Stephen Yoakam, Linda Kelsey, and Laila Robins in The Children. Photo by Dan Norman.
A nuclear catastrophe. It happened. At the Jungle Theater in Minneapolis.
Strangely enough, this did not actually break out on-stage per se, at least not in its main elements. But Lucy Kirkwood’s play The Children nevertheless unfolds under the shadow (cloud?) of radioactive fallout.
Where? Not from a North Korean missile, it turns out, but from a Fukushima-style nuclear plant disaster. There is certainly some drama to be had there, but it’s not actually as high-stakes a play as you might expect, given that setup. You also get the impression that things would be more lucid (and, admittedly, a bit less dramatic) if the audience was told just a little bit of information earlier. Such is life on the stage.
The cast of The Children reads like a “Who’s Who” of Twin Cities theatre, with Stephen Yoakam, Laila Robins, and Linda Kelsey on deck. Linda Kelsey’s Hazel and Yoakem’s Robin are visited by Kelsey’s Rose, who is herself not exactly forthcoming on key information.
The key strength of this production is its trio of on-point actors. Under Casey Stangl’s direction, the trio poke at and bounce off each other with electric energy; you can forgive some of the hokeyness of the plot devices because they’re all so interesting to watch. In a style that somewhat recalls Sartre’s No Exit, these are not characters who are nice to each other. There are some sharp but well-painted disagreements, which helps keep things interesting.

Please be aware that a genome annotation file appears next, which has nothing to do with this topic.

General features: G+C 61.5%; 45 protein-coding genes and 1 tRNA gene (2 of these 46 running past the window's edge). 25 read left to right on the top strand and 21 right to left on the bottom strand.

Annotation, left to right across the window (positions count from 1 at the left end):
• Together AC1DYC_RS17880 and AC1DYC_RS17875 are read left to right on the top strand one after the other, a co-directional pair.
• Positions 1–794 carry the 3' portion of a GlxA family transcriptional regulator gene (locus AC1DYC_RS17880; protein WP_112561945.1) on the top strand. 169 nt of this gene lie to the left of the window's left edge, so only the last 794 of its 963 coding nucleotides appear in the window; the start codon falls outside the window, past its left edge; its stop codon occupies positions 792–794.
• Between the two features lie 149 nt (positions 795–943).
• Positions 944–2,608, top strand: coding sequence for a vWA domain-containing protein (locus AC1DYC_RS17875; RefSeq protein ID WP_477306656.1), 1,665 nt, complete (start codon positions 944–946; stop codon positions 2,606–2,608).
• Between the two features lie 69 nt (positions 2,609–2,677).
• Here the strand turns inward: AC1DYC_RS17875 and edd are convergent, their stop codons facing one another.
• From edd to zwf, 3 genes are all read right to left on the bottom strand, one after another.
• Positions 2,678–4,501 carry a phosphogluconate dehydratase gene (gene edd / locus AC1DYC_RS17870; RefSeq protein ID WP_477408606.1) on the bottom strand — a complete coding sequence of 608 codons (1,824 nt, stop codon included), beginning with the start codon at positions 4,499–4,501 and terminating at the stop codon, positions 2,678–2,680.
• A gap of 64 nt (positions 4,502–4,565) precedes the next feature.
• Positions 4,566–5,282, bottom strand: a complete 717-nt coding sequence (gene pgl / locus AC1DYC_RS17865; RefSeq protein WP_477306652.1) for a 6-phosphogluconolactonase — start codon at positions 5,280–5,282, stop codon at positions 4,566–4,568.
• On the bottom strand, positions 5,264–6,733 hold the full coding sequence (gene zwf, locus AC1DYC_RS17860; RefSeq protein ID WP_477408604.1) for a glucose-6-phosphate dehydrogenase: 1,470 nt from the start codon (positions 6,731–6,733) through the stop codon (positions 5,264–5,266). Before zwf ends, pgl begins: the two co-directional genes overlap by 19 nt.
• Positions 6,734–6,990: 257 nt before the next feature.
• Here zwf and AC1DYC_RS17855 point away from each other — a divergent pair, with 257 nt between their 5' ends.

As the title suggests, some of those interesting disagreements happen to be about having children. I can think of few other topics that would send my boyfriend flying away so quickly after a play, but there’s certainly table fodder for a group of 20-/30-something women over drinks. And did I mention that we have nuclear power plants in Monticello and Red Wing, Minnesota?
Don’t read the program notes until after this show.
The Children plays through February 10 at the Jungle Theater in Minneapolis, MN.
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